191.Subsection (3) provides a defence against this criminal offence where someone reasonably believed that the advertisement had been approved or its issue authorised by the competent authority.

Section 100: Penalties

192.This section provides that the competent authority must not seek to recover its costs when imposing financial penalties.  It also provides that it must operate a scheme to redistribute monies received from financial penalties to issuers.  It must consult on the scheme and have regard to representations before making the scheme. The provisions of this section are analogous to those applying to the Authority more generally under paragraph 16 of Schedule 1.

Section 102: Exemption from liability in damages

193.This section gives the competent authority and its staff immunity against legal action for damages in respect of anything done or omitted in the discharge of its functions.  This immunity does not apply where the act or omission was in bad faith or where it was unlawful as a result of section 6(1) of the Human Rights Act 1998.  Section 6(1) of that Act makes it unlawful for a public authority to act in a way which is incompatible with a right conferred by the European Convention on Human Rights and Fundamental Freedoms which is included in Schedule 1 to the 1998 Act.

Part Vii: Control of Business Transfers

194.This Part provides a mechanism for transferring, with the sanction of the courts, all or part of the business of certain kinds of authorised persons.  In broad terms, the mechanism covers 2 types of transfer:

  • transfers of insurance business; and

  • transfers of banking business.

195.The mechanism, as it relates to transfers of insurance business, replaces the arrangements under sections 49 to 52B of, and Schedule 2C to, the Insurance Companies Act 1982, which implement requirements of the EC insurance directives.  Banking business transfers have usually required a private act of Parliament, which can involve a lenghty procedure and substantial cost to the firms concerned.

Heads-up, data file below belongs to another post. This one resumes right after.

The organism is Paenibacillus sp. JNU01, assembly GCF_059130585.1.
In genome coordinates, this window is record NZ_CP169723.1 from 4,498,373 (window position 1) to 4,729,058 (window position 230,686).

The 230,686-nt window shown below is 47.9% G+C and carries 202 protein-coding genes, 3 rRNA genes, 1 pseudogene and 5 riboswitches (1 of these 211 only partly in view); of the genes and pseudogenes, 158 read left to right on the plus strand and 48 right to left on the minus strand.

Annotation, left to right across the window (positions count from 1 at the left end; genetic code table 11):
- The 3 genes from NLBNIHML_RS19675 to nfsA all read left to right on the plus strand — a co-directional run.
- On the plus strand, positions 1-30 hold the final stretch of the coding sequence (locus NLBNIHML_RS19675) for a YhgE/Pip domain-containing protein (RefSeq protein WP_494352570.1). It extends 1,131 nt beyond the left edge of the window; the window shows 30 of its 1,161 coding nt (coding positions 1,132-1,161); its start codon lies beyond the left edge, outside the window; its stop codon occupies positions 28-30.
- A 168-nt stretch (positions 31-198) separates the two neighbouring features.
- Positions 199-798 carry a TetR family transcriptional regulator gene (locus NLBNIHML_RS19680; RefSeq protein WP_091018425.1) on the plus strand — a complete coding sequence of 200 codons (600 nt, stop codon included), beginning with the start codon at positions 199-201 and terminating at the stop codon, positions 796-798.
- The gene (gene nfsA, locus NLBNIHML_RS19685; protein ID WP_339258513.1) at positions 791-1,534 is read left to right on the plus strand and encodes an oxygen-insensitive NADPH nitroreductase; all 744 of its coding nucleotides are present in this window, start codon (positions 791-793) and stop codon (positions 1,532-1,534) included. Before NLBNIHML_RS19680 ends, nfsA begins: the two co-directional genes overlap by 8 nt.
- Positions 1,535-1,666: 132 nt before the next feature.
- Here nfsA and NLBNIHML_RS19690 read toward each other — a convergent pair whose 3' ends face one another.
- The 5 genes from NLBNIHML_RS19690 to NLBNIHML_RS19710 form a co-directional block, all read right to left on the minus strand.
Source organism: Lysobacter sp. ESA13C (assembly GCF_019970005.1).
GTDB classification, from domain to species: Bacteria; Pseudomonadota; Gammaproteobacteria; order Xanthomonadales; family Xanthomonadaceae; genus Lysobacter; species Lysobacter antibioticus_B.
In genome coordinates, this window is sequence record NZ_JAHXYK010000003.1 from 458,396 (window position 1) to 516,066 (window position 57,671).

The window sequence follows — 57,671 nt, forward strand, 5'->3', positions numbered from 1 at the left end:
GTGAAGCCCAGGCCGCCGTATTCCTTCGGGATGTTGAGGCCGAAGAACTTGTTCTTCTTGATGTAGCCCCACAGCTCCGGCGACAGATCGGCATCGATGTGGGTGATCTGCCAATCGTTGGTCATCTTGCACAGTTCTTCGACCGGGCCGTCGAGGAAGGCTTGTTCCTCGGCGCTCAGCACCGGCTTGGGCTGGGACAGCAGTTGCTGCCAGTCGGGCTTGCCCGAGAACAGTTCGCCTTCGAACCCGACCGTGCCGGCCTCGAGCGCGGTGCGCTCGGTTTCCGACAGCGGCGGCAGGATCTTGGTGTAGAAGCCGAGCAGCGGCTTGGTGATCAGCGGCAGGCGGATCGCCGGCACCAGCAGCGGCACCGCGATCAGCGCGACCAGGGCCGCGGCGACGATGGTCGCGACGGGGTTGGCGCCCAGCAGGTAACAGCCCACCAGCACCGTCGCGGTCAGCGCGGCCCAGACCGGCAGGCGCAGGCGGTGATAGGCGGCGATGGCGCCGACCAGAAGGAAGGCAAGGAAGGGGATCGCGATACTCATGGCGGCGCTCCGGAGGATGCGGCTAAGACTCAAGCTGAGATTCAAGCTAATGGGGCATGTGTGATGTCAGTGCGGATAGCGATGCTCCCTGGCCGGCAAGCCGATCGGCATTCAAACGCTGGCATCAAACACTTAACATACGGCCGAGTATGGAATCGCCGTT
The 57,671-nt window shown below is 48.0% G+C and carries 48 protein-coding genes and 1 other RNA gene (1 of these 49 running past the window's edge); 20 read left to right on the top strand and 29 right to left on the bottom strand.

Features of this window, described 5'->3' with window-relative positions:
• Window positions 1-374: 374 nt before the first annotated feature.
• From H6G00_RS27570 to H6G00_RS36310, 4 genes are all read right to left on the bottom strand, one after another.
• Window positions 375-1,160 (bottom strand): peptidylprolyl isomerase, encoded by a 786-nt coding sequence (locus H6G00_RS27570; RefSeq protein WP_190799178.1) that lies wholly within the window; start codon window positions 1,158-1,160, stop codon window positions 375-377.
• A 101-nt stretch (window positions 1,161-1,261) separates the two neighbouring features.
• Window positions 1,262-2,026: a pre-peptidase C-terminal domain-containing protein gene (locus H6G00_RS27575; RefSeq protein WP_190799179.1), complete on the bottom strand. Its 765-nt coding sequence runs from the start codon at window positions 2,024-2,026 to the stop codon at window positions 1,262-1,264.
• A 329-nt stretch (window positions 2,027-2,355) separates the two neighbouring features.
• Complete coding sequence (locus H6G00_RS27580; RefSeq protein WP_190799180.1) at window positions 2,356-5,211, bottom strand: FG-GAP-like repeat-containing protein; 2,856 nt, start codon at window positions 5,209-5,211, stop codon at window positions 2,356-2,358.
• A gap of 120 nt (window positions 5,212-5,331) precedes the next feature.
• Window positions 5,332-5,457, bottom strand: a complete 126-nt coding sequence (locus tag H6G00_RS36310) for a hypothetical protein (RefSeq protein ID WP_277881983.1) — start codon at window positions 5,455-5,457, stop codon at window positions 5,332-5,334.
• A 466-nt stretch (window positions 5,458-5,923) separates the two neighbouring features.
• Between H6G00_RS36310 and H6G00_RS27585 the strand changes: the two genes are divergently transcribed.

Section 104: Control of business transfers

196.This section establishes that the arrangements under Part VII are generally the exclusive route for giving effect to the types of transfer to which the Part applies. However, the definition of insurance business transfer schemes under section 105 provides for qualifying cross-border transfers to be approved in other member States, in accordance with the directives.

Section 105: Insurance business transfer schemes

197.This section defines the insurance business transfers covered by the new mechanism.  It only applies to transfer schemes where, after the transfer, the business transferred will be carried on from an establishment in the EEA, and where prior to the transfer all or part of the business to be transferred is:

  • carried on, wholly or in part, in the EEA by a “UK authorised person” (defined in subsection (8)); or

  • reinsurance business and it is carried on in the UK branch of an EEA firm (see Schedule 3); or

  • carried on, wholly or in part, in the United Kingdom by an authorised person who is neither a UK authorised person nor an EEA firm.

198.In each case the authorised person transferring the business must have the appropriate permission under Part IV of, or Schedule 3 to, the Act.

199.However, subsection (3) sets out a series of cases for which the new mechanism does not apply. The mechanism does not apply where the transferor is a friendly society (referred to as case 1). Such transfers are covered by provisions in the Friendly Societies Act 1992.  The other cases are where the arrangements under this Part do not apply are:

  • transfers of reinsurance business by UK authorised persons which have been approved by a court in another EEA State or by the relevant regulator in the State or States in which it is carried on (case 2);

  • transfers of business carried on outside the EEA which do not include policies (other than reinsurance policies) against risks arising in the EEA, and which have been approved by the courts or relevant authorities in a non-EEA State (case 3);

  • where each of the policyholders has consented to the transfer, in cases of reinsurance business and entities where the policyholders are ‘controllers’ (within the meaning of Part XII) of the firm or other firms in the same group, essentially “captive” insurers (case 4).

200.Subsections (5) to (7) ensure that the powers of a court to make orders under the Companies Act (and the equivalent Northern Ireland provisions) dealing with schemes for reconstruction (compromises or arrangements agreed with creditors) can apply in transfers covered by the arrangements under the Part.

Section 106: Banking business transfer schemes

201.This section enables parties to a transfer of business involving accepting deposits to apply to the court for an order sanctioning the transfer.  Subsection (1) applies the arrangements under this part to transfers of the business of authorised persons domiciled in the United Kingdom with permission to accept deposits, wherever the business is carried on.  It also applies the arrangements where an overseas firm carrying on banking business in the United Kingdom transfers its business to another firm.  However, the arrangements do not apply to transfers from building societies (for which separate arrangements exist under the Building Societies Act 1986) or credit unions or transfers falling within section 427A of the Companies Act.